Porsche Taycan: the electric revolution arrives
When the Germans start pumping out electric cars you know the EV game is real. Today, at a series of three events held simultaneously across three nations, Porsche has revealed its first all-electric car - the Taycan, writes Chris Bowen.
The fully electric Porsche car joins an indisputable revolution taking place that will eventually lead to the end of the Internal Combustion Engine (ICE).
The Porsche Taycan will hit our shores in late 2020, in two models - the Taycan Turbo S and Taycan Turbo. The use of the term Turbo is purely for branding, as part of the company's plan to have the car feel familiar and fit into the already existing model lineup.
The Turbo S flagship model packs a mammoth 560kW of power and can catapult to 100km/h in just 2.8 seconds. The Taycan Turbo loses 60kW but still packs 500kW and rockets to motorway speeds in 3.2 seconds.
Straight line speed antics aside, it's also claimed to drive like a Porsche, meaning it will tackle corners with ease and brake like no other EV car. Both variants are all-wheel drive and herald the start of an electric transition for the brand.
Brand Ambassador Mark Webber said: "Porsche really believe this is the future, yes, by 2025 probably half of the cars will be fully electric.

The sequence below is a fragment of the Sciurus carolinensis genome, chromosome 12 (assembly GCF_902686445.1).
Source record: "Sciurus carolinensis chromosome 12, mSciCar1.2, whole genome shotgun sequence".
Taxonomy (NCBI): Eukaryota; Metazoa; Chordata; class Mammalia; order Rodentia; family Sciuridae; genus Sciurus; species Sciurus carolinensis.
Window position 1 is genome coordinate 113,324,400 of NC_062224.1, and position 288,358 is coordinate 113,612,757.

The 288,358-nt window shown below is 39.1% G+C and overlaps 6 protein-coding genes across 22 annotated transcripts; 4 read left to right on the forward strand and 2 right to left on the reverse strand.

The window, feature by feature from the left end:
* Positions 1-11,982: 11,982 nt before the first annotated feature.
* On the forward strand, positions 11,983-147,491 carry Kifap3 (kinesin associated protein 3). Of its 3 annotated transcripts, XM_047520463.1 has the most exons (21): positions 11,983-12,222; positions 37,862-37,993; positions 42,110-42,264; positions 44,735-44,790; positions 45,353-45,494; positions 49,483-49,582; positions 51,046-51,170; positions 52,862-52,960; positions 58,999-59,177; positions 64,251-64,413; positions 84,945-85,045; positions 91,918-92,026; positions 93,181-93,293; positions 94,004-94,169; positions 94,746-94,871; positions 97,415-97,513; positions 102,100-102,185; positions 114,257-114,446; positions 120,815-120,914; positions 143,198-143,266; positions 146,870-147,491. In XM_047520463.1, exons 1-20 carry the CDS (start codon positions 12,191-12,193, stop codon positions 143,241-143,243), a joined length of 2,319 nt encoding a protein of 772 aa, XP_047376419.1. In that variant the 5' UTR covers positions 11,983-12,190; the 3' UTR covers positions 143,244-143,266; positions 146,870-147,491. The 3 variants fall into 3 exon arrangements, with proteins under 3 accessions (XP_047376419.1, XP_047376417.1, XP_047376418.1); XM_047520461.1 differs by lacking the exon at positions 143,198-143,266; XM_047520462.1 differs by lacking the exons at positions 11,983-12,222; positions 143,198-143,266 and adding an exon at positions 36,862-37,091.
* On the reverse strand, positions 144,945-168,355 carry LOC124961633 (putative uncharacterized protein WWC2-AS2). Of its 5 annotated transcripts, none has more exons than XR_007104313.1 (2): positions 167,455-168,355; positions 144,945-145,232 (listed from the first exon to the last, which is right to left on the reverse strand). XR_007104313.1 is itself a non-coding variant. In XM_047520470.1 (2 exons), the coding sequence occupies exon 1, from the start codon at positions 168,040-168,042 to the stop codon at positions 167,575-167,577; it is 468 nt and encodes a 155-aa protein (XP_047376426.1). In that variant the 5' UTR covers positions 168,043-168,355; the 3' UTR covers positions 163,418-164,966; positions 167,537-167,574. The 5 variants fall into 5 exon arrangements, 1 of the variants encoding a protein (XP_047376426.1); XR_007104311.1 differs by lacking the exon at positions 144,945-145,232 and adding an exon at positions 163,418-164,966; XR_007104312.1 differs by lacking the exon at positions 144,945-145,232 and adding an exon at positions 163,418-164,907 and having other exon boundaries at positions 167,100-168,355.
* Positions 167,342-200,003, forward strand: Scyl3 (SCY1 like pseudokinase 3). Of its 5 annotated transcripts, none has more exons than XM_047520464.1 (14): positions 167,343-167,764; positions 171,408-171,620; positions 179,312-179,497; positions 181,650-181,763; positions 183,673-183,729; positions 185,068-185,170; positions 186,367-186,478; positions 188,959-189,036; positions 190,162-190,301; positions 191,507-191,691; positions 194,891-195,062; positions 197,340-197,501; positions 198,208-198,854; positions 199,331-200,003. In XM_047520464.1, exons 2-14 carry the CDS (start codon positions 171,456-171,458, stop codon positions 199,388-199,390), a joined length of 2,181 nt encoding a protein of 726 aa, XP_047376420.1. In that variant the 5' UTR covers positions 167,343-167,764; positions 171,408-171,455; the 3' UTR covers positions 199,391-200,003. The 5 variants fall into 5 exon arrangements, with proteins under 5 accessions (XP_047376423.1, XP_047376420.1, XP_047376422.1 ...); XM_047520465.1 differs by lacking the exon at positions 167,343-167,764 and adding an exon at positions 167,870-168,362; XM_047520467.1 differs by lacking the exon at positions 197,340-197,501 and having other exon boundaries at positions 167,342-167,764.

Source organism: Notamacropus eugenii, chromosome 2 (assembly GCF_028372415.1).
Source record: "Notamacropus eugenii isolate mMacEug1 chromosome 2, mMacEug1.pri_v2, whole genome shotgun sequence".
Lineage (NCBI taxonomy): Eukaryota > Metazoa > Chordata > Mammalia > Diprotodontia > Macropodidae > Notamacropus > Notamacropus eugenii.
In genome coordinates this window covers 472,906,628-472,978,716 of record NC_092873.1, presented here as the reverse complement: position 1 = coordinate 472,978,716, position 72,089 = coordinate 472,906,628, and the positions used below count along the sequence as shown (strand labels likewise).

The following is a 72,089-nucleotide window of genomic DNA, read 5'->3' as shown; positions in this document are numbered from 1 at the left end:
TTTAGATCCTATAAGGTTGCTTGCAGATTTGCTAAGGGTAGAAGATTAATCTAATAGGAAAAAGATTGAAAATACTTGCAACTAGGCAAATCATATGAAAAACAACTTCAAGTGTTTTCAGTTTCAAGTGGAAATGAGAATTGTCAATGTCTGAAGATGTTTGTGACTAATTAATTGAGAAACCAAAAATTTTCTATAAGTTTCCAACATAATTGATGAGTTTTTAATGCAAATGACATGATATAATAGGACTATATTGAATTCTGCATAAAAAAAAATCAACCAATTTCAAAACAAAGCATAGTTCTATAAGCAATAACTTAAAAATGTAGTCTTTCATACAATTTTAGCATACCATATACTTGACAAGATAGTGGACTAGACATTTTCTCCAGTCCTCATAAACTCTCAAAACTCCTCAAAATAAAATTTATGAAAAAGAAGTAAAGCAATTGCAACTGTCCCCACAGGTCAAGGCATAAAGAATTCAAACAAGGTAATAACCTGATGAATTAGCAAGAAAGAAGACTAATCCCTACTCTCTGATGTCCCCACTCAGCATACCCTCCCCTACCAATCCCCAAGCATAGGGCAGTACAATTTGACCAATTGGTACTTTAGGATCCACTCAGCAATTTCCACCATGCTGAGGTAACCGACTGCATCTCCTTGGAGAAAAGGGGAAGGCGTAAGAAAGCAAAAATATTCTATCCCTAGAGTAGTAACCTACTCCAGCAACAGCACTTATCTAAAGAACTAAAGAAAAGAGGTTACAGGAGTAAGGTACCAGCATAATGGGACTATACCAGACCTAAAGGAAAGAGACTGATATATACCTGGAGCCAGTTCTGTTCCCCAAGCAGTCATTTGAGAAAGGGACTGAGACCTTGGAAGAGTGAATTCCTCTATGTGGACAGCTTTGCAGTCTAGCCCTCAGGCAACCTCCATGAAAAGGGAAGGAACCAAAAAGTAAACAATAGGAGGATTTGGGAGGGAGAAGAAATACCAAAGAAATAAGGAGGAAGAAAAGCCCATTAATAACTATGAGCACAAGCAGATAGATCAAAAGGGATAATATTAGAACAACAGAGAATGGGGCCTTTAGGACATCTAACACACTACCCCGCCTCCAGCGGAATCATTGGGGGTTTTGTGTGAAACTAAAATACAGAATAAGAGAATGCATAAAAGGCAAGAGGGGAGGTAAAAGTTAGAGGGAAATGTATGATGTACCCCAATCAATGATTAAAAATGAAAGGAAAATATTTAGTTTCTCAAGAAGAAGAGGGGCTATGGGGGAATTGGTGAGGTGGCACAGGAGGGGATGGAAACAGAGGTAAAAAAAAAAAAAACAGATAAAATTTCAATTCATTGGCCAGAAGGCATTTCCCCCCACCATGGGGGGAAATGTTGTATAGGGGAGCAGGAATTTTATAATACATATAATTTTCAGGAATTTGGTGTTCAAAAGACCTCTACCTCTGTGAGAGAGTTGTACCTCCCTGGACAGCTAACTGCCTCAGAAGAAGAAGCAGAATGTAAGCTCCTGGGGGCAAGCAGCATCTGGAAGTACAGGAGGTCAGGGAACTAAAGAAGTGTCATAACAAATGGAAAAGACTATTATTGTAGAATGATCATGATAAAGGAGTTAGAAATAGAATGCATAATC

"So, it's a big commitment from Porsche, spending a huge amount of money over five-billion Euros in this space."
When pressed about his thoughts on electric cars Webber added: "Before I drove racing cars, I was on the fence at best.
"I've driven some seriously impressive combustion engines in my life, but when I got the chance to sample the 919 - that car is half the car without the electric components."
Every new electric car provokes questions about range. The Turbo Taycan is good for 450 kilometres, while the Turbo S will travel 412km, unless you drive like Mark Webber.
Charging the car is potentially very quick, thanks to a world-first system voltage of 800 volts for a production car. Usually 400 volts has been the benchmark, this means you can top up the 94.4kWh battery much quicker.
Using European infrastructure as a benchmark, clawing back 100km of range in just over five minutes is possible. That would require the use of a rapid charging DC network. The Taycan can accommodate up to 270kW via such a charger.
Both models will launch in Australia in late 2020 with pricing to be announced closer to that date, but the Porsche Taycan Turbo is believed to have a sticker price in the vicinity of $300,000, while the more powerful Turbo S could reach a hefty $350,000.
A third model in the vicinity of $200,000 is likely to arrive at a later date.
What Porsche has done is create a true EV sports car with all the hallmarks of German engineering excellence. Build quality, performance and prestige.
By Chris Bowen, Senior Motoring Editor at EFTM.com
Chris Bowen travelled to Berlin for EFTM.com. A portion of the expenses for the trip were covered by Porsche Australia
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